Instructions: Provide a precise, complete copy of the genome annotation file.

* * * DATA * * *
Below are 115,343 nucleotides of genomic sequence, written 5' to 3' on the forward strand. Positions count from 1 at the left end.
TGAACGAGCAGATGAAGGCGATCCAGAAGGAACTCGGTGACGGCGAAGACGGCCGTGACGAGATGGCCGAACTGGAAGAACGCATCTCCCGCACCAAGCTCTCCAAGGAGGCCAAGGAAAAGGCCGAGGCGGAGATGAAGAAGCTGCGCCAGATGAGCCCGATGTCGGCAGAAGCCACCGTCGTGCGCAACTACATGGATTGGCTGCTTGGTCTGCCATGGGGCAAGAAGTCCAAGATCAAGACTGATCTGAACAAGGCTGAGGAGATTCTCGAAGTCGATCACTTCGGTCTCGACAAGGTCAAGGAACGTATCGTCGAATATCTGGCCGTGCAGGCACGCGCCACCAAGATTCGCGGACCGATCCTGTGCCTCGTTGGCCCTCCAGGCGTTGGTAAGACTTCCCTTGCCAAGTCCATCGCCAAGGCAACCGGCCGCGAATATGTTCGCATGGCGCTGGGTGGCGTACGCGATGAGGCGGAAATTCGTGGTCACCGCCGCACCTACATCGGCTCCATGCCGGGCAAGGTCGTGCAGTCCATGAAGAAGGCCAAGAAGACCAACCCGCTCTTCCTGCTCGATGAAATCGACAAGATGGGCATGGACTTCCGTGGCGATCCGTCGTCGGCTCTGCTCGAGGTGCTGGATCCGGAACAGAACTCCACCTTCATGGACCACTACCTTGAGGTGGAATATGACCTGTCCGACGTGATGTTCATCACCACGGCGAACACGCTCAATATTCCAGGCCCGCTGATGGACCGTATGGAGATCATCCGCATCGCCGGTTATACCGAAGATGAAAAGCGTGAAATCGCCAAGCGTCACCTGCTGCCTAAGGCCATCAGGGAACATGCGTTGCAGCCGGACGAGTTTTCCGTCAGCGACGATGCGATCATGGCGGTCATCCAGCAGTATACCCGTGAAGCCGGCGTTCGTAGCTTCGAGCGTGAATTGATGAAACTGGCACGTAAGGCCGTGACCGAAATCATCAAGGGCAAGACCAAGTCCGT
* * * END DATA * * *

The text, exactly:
Below are 115,343 nucleotides of genomic sequence, written 5' to 3' on the forward strand. Positions count from 1 at the left end.
TGAACGAGCAGATGAAGGCGATCCAGAAGGAACTCGGTGACGGCGAAGACGGCCGTGACGAGATGGCCGAACTGGAAGAACGCATCTCCCGCACCAAGCTCTCCAAGGAGGCCAAGGAAAAGGCCGAGGCGGAGATGAAGAAGCTGCGCCAGATGAGCCCGATGTCGGCAGAAGCCACCGTCGTGCGCAACTACATGGATTGGCTGCTTGGTCTGCCATGGGGCAAGAAGTCCAAGATCAAGACTGATCTGAACAAGGCTGAGGAGATTCTCGAAGTCGATCACTTCGGTCTCGACAAGGTCAAGGAACGTATCGTCGAATATCTGGCCGTGCAGGCACGCGCCACCAAGATTCGCGGACCGATCCTGTGCCTCGTTGGCCCTCCAGGCGTTGGTAAGACTTCCCTTGCCAAGTCCATCGCCAAGGCAACCGGCCGCGAATATGTTCGCATGGCGCTGGGTGGCGTACGCGATGAGGCGGAAATTCGTGGTCACCGCCGCACCTACATCGGCTCCATGCCGGGCAAGGTCGTGCAGTCCATGAAGAAGGCCAAGAAGACCAACCCGCTCTTCCTGCTCGATGAAATCGACAAGATGGGCATGGACTTCCGTGGCGATCCGTCGTCGGCTCTGCTCGAGGTGCTGGATCCGGAACAGAACTCCACCTTCATGGACCACTACCTTGAGGTGGAATATGACCTGTCCGACGTGATGTTCATCACCACGGCGAACACGCTCAATATTCCAGGCCCGCTGATGGACCGTATGGAGATCATCCGCATCGCCGGTTATACCGAAGATGAAAAGCGTGAAATCGCCAAGCGTCACCTGCTGCCTAAGGCCATCAGGGAACATGCGTTGCAGCCGGACGAGTTTTCCGTCAGCGACGATGCGATCATGGCGGTCATCCAGCAGTATACCCGTGAAGCCGGCGTTCGTAGCTTCGAGCGTGAATTGATGAAACTGGCACGTAAGGCCGTGACCGAAATCATCAAGGGCAAGACCAAGTCCGT